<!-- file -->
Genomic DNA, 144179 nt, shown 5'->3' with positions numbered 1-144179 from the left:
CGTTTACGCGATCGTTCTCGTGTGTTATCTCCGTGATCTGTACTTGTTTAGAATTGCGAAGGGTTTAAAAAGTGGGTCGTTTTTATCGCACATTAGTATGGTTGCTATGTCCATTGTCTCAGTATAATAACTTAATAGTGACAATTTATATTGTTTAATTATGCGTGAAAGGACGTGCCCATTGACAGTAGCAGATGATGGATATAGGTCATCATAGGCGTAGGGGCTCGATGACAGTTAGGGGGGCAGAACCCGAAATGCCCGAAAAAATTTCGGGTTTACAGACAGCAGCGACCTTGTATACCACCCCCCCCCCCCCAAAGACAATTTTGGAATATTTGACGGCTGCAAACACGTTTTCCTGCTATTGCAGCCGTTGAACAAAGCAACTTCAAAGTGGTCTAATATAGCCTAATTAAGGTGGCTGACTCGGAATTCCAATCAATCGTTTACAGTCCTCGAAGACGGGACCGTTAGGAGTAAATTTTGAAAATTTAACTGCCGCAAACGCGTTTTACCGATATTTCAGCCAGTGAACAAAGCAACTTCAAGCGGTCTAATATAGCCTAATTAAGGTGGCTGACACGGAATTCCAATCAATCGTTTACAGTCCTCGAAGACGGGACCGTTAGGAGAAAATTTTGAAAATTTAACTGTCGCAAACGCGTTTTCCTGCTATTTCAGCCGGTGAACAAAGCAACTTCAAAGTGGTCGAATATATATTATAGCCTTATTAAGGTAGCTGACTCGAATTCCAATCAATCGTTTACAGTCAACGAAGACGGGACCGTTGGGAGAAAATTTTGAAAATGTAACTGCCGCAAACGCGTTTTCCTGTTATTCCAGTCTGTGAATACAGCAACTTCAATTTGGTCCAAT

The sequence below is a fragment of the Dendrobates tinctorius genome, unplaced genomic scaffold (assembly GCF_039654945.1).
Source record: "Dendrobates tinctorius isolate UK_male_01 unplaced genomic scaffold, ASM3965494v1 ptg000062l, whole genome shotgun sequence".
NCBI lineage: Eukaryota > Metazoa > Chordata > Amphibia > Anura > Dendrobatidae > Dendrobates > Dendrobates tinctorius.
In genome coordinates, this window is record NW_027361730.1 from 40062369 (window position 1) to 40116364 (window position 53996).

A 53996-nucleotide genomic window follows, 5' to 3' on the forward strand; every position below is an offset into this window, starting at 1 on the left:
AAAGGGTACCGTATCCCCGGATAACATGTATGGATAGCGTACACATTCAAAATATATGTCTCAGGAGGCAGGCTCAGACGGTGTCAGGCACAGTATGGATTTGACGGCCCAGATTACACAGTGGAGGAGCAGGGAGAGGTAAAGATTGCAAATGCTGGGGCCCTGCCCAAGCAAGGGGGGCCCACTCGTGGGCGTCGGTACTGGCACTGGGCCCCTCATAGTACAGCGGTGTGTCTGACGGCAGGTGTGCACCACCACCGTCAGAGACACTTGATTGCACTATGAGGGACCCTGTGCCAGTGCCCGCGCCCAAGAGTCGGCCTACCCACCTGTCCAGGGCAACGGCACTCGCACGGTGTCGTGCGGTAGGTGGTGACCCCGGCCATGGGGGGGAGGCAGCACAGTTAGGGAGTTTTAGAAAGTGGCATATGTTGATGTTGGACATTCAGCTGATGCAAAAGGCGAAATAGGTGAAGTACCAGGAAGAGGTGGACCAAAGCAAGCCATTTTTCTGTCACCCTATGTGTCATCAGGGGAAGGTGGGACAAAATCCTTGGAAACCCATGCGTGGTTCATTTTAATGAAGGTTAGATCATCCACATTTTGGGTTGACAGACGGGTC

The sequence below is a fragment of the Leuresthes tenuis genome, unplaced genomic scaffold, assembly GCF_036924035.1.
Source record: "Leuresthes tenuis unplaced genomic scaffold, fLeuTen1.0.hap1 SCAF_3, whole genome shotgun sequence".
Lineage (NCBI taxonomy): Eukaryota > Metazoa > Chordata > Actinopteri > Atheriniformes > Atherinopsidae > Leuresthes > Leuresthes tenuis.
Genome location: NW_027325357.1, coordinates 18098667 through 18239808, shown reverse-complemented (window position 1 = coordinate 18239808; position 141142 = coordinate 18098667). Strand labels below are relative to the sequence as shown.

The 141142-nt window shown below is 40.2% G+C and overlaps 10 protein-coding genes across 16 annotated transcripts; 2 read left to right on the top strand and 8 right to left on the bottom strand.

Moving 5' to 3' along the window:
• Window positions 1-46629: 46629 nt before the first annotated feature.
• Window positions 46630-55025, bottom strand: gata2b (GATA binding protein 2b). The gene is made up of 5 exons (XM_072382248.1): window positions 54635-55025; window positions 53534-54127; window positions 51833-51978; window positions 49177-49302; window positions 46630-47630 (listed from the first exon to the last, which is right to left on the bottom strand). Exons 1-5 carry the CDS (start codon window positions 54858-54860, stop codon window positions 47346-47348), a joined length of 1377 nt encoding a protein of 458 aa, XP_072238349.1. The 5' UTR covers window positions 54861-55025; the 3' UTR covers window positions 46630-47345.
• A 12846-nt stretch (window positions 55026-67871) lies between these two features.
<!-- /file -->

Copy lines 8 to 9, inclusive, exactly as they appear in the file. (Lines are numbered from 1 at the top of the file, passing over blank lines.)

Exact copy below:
AAAGGGTACCGTATCCCCGGATAACATGTATGGATAGCGTACACATTCAAAATATATGTCTCAGGAGGCAGGCTCAGACGGTGTCAGGCACAGTATGGATTTGACGGCCCAGATTACACAGTGGAGGAGCAGGGAGAGGTAAAGATTGCAAATGCTGGGGCCCTGCCCAAGCAAGGGGGGCCCACTCGTGGGCGTCGGTACTGGCACTGGGCCCCTCATAGTACAGCGGTGTGTCTGACGGCAGGTGTGCACCACCACCGTCAGAGACACTTGATTGCACTATGAGGGACCCTGTGCCAGTGCCCGCGCCCAAGAGTCGGCCTACCCACCTGTCCAGGGCAACGGCACTCGCACGGTGTCGTGCGGTAGGTGGTGACCCCGGCCATGGGGGGGAGGCAGCACAGTTAGGGAGTTTTAGAAAGTGGCATATGTTGATGTTGGACATTCAGCTGATGCAAAAGGCGAAATAGGTGAAGTACCAGGAAGAGGTGGACCAAAGCAAGCCATTTTTCTGTCACCCTATGTGTCATCAGGGGAAGGTGGGACAAAATCCTTGGAAACCCATGCGTGGTTCATTTTAATGAAGGTTAGATCATCCACATTTTGGGTTGACAGACGGGTC

The sequence below is a fragment of the Leuresthes tenuis genome, unplaced genomic scaffold, assembly GCF_036924035.1.